AZMAK CEMETERY, SUVLA
UK – 562
NEWFOUNDLAND - 12
UN-NAMED - 684
Spec Mem - 56
Suvla is the Northernmost of the three areas into which the fighting on Gallipoli, and the cemeteries on the Peninsula, are divided. Its occupation began with the landing of the IX Corps (10th (Irish) and 11th (Northern) Divisions) and the 53rd (Welsh) and 54th (East Anglian) Divisions, on the 6th-11th August, 1915, on either side of the low, sandy shores of Suvla Bay. The captures of Karakol Dagh and Chocolate Hill had been effected by the 8th August. The attack on "W" Hill (Ismail Oglu Tepe) and the first action of Hill 60 followed on the 21st August; the Suvla force and the Anzac troops were fighting to strengthen their point of junction. The second action of Hill 60, by which the capture of the Hill was completed, was fought on the 27th August. From that day to the evacuation (on the 19th-20th December, 1915) the position at Suvla remained unchanged. Azmak Cemetery was made after the Armistice by the concentration of isolated graves and of the small cemeteries known as Dublin (from the 1st Royal Dublin Fusiliers); Sulajik; 5th Norfolk (under the foothills of Tekke Tepe, where some of the 1st/5th Norfolks, who fell on the 12th August, were buried); Borderers' Ravine; Oxford Circus; Worcester (from the 4th Worcesters) ; Kidney Hill ; Irish; Azmak Nos. 1, 2, 3 and 4; Jephson's Post (from Major J. N. Jephson, attd. Royal Munster Fusiliers); Essex Ravine; Hill 28; and Lone Tree Gully. With Hill 10 Cemetery, it recalls the Northern part of the Suvla operations. There are now over 1,000 Great War casualties commemorated in this site. Of these, over three-fifths are unidentified and the names of 53 soldiers from the United Kingdom and three from Newfoundland, known or believed to be buried among them, are recorded on special tablets. The cemetery covers an area of 3,541 square metres.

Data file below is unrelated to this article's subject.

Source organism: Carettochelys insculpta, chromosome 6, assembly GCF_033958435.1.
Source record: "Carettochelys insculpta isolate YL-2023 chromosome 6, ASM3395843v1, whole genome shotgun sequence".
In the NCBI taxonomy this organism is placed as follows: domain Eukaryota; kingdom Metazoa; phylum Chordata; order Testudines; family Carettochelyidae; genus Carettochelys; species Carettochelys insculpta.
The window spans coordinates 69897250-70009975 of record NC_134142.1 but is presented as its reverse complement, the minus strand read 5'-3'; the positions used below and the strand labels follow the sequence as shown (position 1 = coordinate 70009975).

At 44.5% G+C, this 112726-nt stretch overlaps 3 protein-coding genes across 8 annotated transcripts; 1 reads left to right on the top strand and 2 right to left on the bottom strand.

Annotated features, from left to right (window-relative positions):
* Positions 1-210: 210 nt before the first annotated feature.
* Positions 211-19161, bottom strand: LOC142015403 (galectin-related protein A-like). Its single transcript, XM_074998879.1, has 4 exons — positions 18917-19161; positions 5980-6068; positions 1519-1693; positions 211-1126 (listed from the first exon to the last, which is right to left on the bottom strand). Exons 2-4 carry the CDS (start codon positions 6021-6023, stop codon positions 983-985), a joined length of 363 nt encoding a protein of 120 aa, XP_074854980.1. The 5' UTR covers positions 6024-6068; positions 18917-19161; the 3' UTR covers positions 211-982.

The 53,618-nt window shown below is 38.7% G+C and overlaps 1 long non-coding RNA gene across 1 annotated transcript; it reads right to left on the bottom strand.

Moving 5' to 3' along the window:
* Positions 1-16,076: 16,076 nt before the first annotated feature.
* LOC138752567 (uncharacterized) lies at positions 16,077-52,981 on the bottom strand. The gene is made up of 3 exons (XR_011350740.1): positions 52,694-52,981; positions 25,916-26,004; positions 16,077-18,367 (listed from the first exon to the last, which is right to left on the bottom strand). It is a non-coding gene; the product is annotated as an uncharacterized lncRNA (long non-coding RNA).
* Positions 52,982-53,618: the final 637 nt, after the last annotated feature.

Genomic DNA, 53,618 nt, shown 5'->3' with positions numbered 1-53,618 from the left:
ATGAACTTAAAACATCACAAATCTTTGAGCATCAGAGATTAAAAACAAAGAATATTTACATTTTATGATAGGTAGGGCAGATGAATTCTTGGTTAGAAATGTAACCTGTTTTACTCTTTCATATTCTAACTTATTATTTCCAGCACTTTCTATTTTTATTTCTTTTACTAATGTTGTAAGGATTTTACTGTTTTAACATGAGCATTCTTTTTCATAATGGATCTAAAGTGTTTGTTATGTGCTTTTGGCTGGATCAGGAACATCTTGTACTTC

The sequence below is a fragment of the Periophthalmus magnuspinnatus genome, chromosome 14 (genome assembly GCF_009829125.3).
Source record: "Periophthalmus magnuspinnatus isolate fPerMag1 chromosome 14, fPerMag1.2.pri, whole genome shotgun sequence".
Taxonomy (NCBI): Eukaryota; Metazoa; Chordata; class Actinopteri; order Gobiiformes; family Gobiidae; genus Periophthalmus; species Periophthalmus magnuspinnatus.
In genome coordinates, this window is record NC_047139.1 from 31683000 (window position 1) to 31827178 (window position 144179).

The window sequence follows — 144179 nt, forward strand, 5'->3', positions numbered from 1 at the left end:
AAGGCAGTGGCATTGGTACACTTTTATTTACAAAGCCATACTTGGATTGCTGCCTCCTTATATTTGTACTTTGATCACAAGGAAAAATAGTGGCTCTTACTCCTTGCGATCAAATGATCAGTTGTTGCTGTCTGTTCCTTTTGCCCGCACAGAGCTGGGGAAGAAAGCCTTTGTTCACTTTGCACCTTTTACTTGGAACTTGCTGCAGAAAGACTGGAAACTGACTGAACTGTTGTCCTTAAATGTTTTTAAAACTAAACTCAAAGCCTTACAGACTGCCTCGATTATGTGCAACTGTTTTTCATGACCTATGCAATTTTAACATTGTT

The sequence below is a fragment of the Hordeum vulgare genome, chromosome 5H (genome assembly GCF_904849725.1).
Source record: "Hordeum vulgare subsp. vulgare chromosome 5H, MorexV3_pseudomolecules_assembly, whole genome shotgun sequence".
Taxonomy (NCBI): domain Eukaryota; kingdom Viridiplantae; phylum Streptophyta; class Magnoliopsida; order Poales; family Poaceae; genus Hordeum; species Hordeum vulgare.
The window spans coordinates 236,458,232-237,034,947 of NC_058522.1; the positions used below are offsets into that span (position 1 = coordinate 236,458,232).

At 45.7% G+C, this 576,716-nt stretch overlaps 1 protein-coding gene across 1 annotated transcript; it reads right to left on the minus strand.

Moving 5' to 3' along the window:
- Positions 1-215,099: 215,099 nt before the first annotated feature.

Azmak Cemetery stands at the foot of the line of hills which stretches North-Eastward along the coast from Suvla Point and on the south side of Azmak Dere, a watered ravine which runs south-westward into the north side of the Salt Lake. When we visited in May 2000, we took a minor road going north-east from Hill 10 Cemetery, and parked here - we then walked the rest of the way. It is less than 1km to the cemetery.
GRAVES OF INTEREST
|114 graves of men of 1/5th Norfolks here – all but two are unknown.|